Also displaying more than one piece, Pennie Brantley, who lives in the Taconic Mountains of New York, displays three works, all landscape paintings based on her travels.
“Passageway (Paraza, France)” is a real standout, both in the show and for the artist. Brantley says it is an unusual painting for her because it was painted in the town of Canal du Midi in the Languedoc-Roussillon region of France, which hosts an annual global artists’ symposium. Brantley was one of a group of international artists invited to paint this particular spot as a special project.
“The curator was curious to see how each one would interpret it in our varying styles and media,” Brantley says. “That idea connects with my own motivations of using powerful imagery to represent universal psychological states that humans share, regardless of artificial boundaries.”
Though there are nine states represented among the 16 artists whose works are on display, there is one local artist included, and that’s Elizabeth Myers Castonguay of Mt. Washington.
Titled “Girl With the Spatula-tailed Hummingbird (Endangered Body of Work),” her painting is part of a body of oil paintings that are a tribute to the more than 10,500 endangered species on our planet.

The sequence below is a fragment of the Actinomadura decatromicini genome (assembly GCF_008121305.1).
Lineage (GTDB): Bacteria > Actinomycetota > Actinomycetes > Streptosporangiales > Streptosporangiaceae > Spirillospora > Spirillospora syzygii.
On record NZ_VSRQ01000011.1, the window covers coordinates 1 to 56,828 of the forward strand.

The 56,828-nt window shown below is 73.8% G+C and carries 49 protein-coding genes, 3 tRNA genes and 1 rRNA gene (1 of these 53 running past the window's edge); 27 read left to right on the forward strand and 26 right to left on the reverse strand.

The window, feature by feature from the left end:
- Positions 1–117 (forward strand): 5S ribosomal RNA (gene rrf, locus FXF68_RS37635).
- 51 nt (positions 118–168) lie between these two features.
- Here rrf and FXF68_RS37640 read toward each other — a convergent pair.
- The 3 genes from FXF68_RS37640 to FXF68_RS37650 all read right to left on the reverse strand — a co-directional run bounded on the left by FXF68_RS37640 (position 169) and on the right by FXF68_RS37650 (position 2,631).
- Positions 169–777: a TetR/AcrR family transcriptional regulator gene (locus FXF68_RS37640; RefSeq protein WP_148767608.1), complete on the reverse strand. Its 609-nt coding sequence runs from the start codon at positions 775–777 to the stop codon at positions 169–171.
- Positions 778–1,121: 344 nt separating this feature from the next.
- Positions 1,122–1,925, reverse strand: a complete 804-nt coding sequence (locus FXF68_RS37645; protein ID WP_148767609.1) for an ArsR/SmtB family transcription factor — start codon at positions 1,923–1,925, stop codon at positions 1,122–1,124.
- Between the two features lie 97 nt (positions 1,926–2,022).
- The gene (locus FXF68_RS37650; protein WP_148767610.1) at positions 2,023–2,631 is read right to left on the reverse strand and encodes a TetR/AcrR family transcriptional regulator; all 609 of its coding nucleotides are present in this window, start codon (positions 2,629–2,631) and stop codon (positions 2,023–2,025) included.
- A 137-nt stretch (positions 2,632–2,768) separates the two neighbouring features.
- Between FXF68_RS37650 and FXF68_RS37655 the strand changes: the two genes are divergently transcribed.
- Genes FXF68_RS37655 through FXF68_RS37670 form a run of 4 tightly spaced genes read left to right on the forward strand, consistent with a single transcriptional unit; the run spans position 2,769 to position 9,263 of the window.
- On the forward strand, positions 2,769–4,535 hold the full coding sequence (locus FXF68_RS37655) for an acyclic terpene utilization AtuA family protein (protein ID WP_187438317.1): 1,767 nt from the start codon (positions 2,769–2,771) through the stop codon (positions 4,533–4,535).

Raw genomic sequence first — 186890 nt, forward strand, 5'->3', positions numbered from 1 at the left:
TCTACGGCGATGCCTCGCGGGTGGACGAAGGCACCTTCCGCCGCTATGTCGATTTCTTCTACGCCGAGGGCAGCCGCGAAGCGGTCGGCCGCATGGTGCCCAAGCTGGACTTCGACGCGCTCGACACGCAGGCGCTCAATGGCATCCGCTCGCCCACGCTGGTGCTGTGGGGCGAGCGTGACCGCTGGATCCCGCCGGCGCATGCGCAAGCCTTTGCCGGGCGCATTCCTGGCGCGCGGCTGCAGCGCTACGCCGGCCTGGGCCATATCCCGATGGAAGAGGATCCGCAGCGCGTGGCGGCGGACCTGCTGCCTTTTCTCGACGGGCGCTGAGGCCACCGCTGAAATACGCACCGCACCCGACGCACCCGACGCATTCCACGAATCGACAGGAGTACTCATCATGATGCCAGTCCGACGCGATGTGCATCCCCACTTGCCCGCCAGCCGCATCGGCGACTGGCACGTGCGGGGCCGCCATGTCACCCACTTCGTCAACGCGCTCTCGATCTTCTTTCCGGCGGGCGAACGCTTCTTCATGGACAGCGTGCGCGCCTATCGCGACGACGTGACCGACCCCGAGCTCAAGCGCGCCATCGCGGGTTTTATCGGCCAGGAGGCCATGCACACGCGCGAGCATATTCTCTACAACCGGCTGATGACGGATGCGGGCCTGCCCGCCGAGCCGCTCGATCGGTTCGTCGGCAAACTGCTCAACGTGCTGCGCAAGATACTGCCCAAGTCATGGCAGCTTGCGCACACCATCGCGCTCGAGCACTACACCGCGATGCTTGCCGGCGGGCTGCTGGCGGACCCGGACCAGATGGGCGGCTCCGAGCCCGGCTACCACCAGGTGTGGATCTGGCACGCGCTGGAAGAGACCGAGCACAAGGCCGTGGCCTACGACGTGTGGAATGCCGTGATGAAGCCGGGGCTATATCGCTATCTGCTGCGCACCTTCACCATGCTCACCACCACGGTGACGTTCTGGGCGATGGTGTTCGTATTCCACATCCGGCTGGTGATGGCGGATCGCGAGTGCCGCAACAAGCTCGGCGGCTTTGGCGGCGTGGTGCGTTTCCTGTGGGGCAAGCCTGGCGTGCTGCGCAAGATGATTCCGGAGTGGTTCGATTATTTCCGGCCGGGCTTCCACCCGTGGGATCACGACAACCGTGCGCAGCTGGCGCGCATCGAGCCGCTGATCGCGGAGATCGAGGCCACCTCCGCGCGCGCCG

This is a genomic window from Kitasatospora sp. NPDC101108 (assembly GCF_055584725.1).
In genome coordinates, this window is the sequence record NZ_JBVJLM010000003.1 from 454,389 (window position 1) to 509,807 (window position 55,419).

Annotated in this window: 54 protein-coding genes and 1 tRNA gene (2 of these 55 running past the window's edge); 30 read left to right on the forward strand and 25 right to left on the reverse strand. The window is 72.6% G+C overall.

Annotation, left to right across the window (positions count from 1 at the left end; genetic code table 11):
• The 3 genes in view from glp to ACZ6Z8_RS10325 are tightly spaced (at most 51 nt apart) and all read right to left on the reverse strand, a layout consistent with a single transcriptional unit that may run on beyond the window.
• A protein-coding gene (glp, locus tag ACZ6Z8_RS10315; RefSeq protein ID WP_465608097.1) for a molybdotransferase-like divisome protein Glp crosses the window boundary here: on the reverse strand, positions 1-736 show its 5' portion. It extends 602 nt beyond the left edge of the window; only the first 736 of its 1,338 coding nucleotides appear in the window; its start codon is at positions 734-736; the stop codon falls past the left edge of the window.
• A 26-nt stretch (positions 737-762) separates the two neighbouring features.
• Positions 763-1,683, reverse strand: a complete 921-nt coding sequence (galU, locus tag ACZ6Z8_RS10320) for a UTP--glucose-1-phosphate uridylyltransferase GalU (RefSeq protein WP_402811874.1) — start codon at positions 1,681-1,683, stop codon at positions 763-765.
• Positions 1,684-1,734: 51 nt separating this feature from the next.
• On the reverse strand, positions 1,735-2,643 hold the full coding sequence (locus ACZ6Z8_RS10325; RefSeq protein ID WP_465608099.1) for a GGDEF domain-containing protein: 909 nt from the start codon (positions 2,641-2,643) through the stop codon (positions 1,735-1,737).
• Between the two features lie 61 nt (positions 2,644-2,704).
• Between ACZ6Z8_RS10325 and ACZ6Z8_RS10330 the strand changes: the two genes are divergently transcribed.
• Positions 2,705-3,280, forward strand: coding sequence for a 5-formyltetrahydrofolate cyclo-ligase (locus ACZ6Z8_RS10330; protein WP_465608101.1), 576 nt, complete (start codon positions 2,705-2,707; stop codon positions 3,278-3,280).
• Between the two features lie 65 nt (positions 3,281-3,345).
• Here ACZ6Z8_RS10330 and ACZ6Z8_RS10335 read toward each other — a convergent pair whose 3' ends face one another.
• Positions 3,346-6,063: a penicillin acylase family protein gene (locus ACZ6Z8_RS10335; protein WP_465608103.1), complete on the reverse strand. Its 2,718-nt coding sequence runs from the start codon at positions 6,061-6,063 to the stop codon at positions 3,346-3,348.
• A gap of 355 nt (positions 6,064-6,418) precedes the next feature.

In this work, as in all of those paintings, the human figures are generally monochromatic, Castonguay says, “to show the universality of this problem and our need for global solutions.”
“The figures are mostly undraped, so they are not limited to a particular culture or era,” she says. “The animals are always in their full, rich color to show the value of these vulnerable members of the Earth’s community. For too long, the importance of these creatures has been underestimated by humanity.”
The remaining works on display are just as compelling, each for unique reasons, making for a wonderful exhibit well worth seeking out.